The Hevrat Dorshei Haskalah or Sociedad de la Progresistas was established in 1879. Its aim was to spread the ideas of the Haskalah (enlightenment) movement. By 1889 the society numbered about 200 members, had established a reading room, and subscribed to Hebrew newspapers such as Hamagid as well as Ladino publications. The society sponsored lectures on history, geography, science and literature, and encouraged the teaching the history of the Jewish people.

The Hevrat Hapoalim: (Workers Corporation) was established in 1883. It was composed of artisans and craftsmen of all kinds, typically tailors, shoemakers, carpenters, tinsmiths, carriage repairers, installers, repairers of stoves, painters, whitewashers, blacksmiths, and makers of lockers and safes. The objective of this organization was to represent the interests of the Jewish artisans of Edirne in their relations with municipal and government authorities, and be of financial assistance to retired artisans. A mutation of this entity was established in 1909 that sponsored activities associated with leisure, operating a theater and running a library
Zionist Associations: The oldest Zionist association on record is the “Macabbi”, established some time between 1898, the year of the first Zionist Congress, and 1908, the year of the declaration of the Second Ottoman Constitutional Monarchy. The Association regularly met on Saturdays to hear lectures on Zionism. During the years of the occupation, following the end of World War One in 1918, Zionist Associations surfaced to the open. In 1921, there were four: Shivat Tsiyon The return to Zion), Bnot Tsiyon (Daughters of Zion), Tseirey Tsiyon The young Men of Zion), and Bnei Tsiyon (The Sons of Zion). They organized conferences, literature reading evenings, and balls.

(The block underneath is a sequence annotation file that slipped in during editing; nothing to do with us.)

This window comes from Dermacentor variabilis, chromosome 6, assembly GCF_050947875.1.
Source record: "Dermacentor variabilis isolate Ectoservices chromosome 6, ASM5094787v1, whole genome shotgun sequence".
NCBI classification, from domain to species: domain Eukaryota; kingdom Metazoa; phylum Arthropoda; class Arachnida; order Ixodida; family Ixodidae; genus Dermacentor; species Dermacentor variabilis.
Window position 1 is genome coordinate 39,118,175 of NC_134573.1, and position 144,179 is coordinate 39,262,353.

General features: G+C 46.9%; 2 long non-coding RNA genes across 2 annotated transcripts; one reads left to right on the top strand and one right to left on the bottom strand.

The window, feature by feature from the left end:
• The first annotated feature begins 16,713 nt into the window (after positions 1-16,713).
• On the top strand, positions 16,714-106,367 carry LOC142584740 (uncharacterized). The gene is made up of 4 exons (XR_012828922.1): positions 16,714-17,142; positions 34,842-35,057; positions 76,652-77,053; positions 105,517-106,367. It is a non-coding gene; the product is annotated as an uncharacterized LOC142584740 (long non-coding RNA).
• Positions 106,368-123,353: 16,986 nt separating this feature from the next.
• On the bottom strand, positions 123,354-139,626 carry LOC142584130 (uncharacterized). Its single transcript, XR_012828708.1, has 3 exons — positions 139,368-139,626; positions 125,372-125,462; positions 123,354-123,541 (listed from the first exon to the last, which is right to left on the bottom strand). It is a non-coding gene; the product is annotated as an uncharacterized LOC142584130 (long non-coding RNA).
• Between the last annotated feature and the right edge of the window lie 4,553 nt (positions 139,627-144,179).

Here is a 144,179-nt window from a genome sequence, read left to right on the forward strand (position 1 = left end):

Most of the Spanish exiles that settled in the Ottoman Empire congregated in large numbers in relatively few centers, bringing together scholars who in the Iberian Peninsula would have been scattered in many localities. Istanbul, Salonika, Edirne, and later Izmir emerged as the sites of a rich intellectual and cultural life. Under the liberal disposition the Ottoman State showed towards Jews, Edirne became a center of a blossoming Jewish intellectual life. The following were some outstanding contributors that lived in Edirne.

Hekim Yakup became the personal physician of Sultan Mehmet II, the Conqueror, when Edirne was still the capital of the Ottoman Empire. In addition to his professional function, he made available to the Ottoman court his extensive diplomatic connections. With the conquest of Byzantium, he settled in it and became a member of the Sultan’s court.

Salamon Ibn Verga, who lived in Edirne during the second half of the 15th century and the first quarter of the 16th, was a Rabbi, judge, and historian, and became widely known for his history of the persecution of Jews in Christian countries.